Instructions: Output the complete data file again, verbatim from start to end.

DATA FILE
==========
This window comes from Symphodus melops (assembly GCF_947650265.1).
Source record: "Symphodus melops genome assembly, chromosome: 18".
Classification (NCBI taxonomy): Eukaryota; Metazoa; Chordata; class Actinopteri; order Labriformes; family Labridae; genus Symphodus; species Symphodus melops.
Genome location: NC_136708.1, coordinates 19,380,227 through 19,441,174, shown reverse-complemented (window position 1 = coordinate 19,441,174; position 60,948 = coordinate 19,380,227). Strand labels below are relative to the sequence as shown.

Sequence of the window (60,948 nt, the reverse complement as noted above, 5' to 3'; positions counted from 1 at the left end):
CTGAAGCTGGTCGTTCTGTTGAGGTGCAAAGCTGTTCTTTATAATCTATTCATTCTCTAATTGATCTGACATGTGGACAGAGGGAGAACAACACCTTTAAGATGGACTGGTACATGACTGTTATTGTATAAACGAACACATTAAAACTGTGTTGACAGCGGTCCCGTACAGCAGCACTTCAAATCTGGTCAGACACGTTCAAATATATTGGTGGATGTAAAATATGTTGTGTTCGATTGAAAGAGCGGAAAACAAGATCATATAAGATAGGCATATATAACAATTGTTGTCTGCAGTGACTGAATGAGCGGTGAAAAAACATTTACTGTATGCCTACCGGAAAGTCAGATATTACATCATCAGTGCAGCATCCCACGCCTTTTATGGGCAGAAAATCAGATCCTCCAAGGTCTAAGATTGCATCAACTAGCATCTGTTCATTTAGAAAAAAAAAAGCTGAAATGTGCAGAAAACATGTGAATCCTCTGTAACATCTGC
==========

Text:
This window comes from Symphodus melops (assembly GCF_947650265.1).
Source record: "Symphodus melops genome assembly, chromosome: 18".
Classification (NCBI taxonomy): Eukaryota; Metazoa; Chordata; class Actinopteri; order Labriformes; family Labridae; genus Symphodus; species Symphodus melops.
Genome location: NC_136708.1, coordinates 19,380,227 through 19,441,174, shown reverse-complemented (window position 1 = coordinate 19,441,174; position 60,948 = coordinate 19,380,227). Strand labels below are relative to the sequence as shown.

Sequence of the window (60,948 nt, the reverse complement as noted above, 5' to 3'; positions counted from 1 at the left end):
CTGAAGCTGGTCGTTCTGTTGAGGTGCAAAGCTGTTCTTTATAATCTATTCATTCTCTAATTGATCTGACATGTGGACAGAGGGAGAACAACACCTTTAAGATGGACTGGTACATGACTGTTATTGTATAAACGAACACATTAAAACTGTGTTGACAGCGGTCCCGTACAGCAGCACTTCAAATCTGGTCAGACACGTTCAAATATATTGGTGGATGTAAAATATGTTGTGTTCGATTGAAAGAGCGGAAAACAAGATCATATAAGATAGGCATATATAACAATTGTTGTCTGCAGTGACTGAATGAGCGGTGAAAAAACATTTACTGTATGCCTACCGGAAAGTCAGATATTACATCATCAGTGCAGCATCCCACGCCTTTTATGGGCAGAAAATCAGATCCTCCAAGGTCTAAGATTGCATCAACTAGCATCTGTTCATTTAGAAAAAAAAAAGCTGAAATGTGCAGAAAACATGTGAATCCTCTGTAACATCTGC